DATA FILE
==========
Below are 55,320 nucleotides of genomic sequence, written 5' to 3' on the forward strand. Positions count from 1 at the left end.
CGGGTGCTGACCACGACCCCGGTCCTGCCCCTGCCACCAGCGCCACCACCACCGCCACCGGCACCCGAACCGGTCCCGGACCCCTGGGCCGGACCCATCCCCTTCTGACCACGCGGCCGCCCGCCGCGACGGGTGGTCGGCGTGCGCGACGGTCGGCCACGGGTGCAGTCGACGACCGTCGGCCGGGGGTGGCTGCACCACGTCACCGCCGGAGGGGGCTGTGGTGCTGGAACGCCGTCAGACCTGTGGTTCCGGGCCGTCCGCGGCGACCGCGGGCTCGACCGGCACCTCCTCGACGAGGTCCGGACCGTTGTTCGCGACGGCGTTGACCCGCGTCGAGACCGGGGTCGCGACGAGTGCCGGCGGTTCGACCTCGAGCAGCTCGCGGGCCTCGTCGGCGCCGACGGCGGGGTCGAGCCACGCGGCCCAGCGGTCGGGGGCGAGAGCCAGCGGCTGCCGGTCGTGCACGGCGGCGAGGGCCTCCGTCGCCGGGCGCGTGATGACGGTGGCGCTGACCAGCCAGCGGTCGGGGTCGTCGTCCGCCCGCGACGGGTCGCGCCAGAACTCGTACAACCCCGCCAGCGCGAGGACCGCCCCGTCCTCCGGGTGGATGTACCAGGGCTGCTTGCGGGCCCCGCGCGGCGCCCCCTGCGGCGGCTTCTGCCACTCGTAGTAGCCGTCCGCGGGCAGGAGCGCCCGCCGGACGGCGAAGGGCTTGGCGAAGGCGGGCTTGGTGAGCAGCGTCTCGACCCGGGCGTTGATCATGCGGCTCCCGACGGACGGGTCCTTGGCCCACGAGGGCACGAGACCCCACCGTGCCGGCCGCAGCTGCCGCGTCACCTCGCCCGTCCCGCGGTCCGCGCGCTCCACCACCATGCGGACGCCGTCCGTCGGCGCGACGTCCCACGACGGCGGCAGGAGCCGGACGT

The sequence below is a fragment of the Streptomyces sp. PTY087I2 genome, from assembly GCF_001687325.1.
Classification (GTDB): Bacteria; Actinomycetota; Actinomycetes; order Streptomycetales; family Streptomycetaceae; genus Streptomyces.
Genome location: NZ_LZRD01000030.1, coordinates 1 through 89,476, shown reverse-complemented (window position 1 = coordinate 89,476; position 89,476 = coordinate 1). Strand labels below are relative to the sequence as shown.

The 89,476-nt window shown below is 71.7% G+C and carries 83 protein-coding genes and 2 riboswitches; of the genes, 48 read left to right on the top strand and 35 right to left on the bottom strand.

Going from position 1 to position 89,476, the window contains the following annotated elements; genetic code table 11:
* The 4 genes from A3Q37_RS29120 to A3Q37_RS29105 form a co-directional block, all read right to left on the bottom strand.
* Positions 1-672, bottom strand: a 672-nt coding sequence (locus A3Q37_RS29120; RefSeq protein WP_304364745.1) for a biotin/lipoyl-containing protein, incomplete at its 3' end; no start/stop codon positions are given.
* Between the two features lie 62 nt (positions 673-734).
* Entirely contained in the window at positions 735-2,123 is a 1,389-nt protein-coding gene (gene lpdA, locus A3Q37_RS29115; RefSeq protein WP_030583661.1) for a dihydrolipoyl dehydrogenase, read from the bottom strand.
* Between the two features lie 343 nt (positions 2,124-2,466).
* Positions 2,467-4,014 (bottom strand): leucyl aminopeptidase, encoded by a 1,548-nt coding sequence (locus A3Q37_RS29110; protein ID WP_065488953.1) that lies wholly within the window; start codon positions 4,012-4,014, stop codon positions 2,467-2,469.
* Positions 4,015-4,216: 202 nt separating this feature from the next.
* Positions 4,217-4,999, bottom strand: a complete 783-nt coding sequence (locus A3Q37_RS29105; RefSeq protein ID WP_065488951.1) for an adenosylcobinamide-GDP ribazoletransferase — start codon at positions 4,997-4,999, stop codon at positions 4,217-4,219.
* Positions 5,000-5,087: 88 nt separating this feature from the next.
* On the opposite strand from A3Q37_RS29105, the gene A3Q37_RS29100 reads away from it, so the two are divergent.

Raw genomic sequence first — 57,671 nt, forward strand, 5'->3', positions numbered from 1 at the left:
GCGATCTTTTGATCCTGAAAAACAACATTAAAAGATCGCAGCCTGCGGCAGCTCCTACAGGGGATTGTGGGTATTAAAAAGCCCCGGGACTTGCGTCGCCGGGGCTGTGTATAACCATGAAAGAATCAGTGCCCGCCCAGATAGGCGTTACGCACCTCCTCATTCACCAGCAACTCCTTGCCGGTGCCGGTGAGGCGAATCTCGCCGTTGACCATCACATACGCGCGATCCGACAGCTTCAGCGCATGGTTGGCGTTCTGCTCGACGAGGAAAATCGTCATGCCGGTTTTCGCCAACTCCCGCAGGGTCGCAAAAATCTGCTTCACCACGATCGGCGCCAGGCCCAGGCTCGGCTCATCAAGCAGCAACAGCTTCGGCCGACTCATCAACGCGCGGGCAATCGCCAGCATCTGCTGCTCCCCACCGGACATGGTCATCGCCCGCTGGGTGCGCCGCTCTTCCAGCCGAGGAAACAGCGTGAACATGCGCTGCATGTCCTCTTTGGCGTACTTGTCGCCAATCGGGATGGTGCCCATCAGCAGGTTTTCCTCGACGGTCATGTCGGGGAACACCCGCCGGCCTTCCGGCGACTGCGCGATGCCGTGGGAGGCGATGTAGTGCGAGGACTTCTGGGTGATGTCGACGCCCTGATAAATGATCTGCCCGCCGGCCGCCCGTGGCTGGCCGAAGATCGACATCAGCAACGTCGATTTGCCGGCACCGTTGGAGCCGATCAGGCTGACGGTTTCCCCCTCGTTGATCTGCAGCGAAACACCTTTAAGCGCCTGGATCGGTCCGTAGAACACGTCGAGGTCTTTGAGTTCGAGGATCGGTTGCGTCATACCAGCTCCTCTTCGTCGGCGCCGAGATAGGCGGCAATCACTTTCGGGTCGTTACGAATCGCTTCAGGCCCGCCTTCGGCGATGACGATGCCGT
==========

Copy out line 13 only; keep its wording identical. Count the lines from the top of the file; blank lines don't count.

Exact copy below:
* Positions 2,467-4,014 (bottom strand): leucyl aminopeptidase, encoded by a 1,548-nt coding sequence (locus A3Q37_RS29110; protein ID WP_065488953.1) that lies wholly within the window; start codon positions 4,012-4,014, stop codon positions 2,467-2,469.